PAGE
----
You know these guys, right?
That's Buffett, Icahn, and Paulson — three of the most legendary investors in the game.
But do you know what they all have in common besides being multi-billionaires?
They each added to energy positions in the last quarter.
At the end of each quarter, fund managers have 45 days to report their activities to the SEC. That deadline just passed for the second quarter, and here's what we learned...
Buffett, whose net worth is $47 billion, is long ConocoPhillips, General Electric, Nalco Holding, NRG Energy — either on his own or through Berkshire.
Here's how the holdings break down:
ConocoPhillips (NYSE: COP): 29.1 million shares
Exxon Mobil (NYSE: XOM): 421,800 shares
General Electric (NYSE: GE): 7.77 million shares (and an undisclosed amount of preferred shares)
Nalco Holding (NYSE: NLC): 9.15 million shares
NRG Energy (NYSE: NRG): 6 million shares
And here's what Paulson, the $12 billion-dollar-man who helped Goldman create securities that were designed to fail is buying:
Exxon Mobil (NYSE: XOM): 9.17 million shares
Mariner Energy (NYSE: ME): 10 million shares
Apache Corp. (NYSE: APA): 3.4 million shares
Mirant Corp. (NYSE: MIR): 18.2 million shares
Deven Energy (NYSE: DVN): 3.3 million shares
Smith International (NYSE: SII): 2 million shares
Cheniere Energy (NYSE: LNG): 7.46 million shares
Icahn, the poorest of these fellows with only $10.5 billion, is equally bullish on energy, Here are the energy stocks he's into:
Anadarko Petroleum (NYSE: APC): 2 million shares
NRG Energy (NYSE: NRG): 2.37 million shares
Ensco (NYSE: ESV): 240,000 shares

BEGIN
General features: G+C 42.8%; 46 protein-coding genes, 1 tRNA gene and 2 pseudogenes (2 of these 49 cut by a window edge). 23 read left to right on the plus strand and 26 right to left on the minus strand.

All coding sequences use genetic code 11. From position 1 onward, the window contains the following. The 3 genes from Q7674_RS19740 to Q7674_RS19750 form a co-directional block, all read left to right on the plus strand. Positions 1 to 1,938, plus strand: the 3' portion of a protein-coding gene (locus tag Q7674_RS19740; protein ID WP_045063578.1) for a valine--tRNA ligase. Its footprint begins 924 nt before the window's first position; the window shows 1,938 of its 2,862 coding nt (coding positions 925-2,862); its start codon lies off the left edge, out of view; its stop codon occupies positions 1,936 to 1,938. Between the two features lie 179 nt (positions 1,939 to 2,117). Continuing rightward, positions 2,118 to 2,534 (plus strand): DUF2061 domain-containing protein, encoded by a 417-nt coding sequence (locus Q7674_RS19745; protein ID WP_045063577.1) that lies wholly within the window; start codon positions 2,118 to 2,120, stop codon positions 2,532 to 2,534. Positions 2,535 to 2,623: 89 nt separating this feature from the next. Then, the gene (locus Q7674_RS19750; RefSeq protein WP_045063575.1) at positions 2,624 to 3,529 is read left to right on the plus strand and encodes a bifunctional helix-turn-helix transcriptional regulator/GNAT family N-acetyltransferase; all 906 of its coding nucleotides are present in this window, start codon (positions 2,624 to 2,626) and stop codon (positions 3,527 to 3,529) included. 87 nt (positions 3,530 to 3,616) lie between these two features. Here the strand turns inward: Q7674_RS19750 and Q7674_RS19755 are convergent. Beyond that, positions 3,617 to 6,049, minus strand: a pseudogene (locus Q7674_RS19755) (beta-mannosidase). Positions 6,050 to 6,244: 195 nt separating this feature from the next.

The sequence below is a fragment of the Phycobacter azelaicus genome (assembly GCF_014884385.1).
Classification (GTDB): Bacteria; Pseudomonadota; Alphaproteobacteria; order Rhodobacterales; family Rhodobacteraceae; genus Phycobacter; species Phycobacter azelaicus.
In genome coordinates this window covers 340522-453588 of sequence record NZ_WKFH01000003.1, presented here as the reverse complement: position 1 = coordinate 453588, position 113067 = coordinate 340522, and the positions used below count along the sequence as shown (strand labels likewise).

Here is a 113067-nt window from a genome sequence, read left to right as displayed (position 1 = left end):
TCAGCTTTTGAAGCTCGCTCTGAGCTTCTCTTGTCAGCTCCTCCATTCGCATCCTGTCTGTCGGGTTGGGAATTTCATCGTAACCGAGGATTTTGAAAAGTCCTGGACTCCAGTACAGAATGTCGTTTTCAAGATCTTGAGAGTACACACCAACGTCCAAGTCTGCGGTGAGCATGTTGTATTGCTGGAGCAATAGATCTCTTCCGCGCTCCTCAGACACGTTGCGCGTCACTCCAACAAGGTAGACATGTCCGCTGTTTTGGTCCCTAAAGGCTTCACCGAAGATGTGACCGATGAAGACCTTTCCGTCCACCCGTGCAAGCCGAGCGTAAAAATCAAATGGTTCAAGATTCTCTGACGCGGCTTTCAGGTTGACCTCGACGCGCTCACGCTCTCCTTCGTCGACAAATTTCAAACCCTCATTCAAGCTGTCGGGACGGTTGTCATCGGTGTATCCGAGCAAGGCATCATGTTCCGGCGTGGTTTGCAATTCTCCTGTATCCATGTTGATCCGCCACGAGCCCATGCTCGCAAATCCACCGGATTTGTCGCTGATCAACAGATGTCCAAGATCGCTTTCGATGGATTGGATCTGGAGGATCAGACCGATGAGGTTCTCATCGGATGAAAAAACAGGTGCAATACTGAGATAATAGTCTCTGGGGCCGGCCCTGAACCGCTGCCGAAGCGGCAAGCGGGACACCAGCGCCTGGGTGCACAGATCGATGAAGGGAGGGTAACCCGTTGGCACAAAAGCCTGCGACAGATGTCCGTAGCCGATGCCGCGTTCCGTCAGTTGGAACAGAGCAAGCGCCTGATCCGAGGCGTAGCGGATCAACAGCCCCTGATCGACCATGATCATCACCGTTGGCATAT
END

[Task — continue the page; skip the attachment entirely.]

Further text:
Chesapeake Energy (NYSE: CHK): 12.74 million shares
Well, the simple answer is rising prices for both oil and electricity.
With peak oil approaching, they know demand is about to outpace supply, and the companies able to access the increasingly hard-to-get nectar are going to be worth a pretty penny.
And with increased regulatory pressure on coal, utilities are adding more and more megawatts from renewables and natural gas.
The utilities you see these guys buying — NRG, Mirant, Constellation — are at the forefront of this transition.
It's pure fundamental analysis...
World needs lots of energy; there's not enough of it; the price is going to rise.
They aren't getting caught up in — and trying to react to — the market minutia we hear about on a daily basis: unemployment, housing numbers, consumer price indices, etc.
They're simply making bets on the certain future of energy.
That's what we help you do each and every day with articles like those below.
Before you read those, I'll leave you with this recent quote from John Hofmeister, former Shell Oil President:
I think over the next 5 to 10 years we will peak in the production of what's called conventional or easy oil. We will not in anyway peak relative to the resources left in the earth. But the resources left in the earth will be higher risk and higher cost to produce, which will increase the cost basis on which ultimately gas prices are set.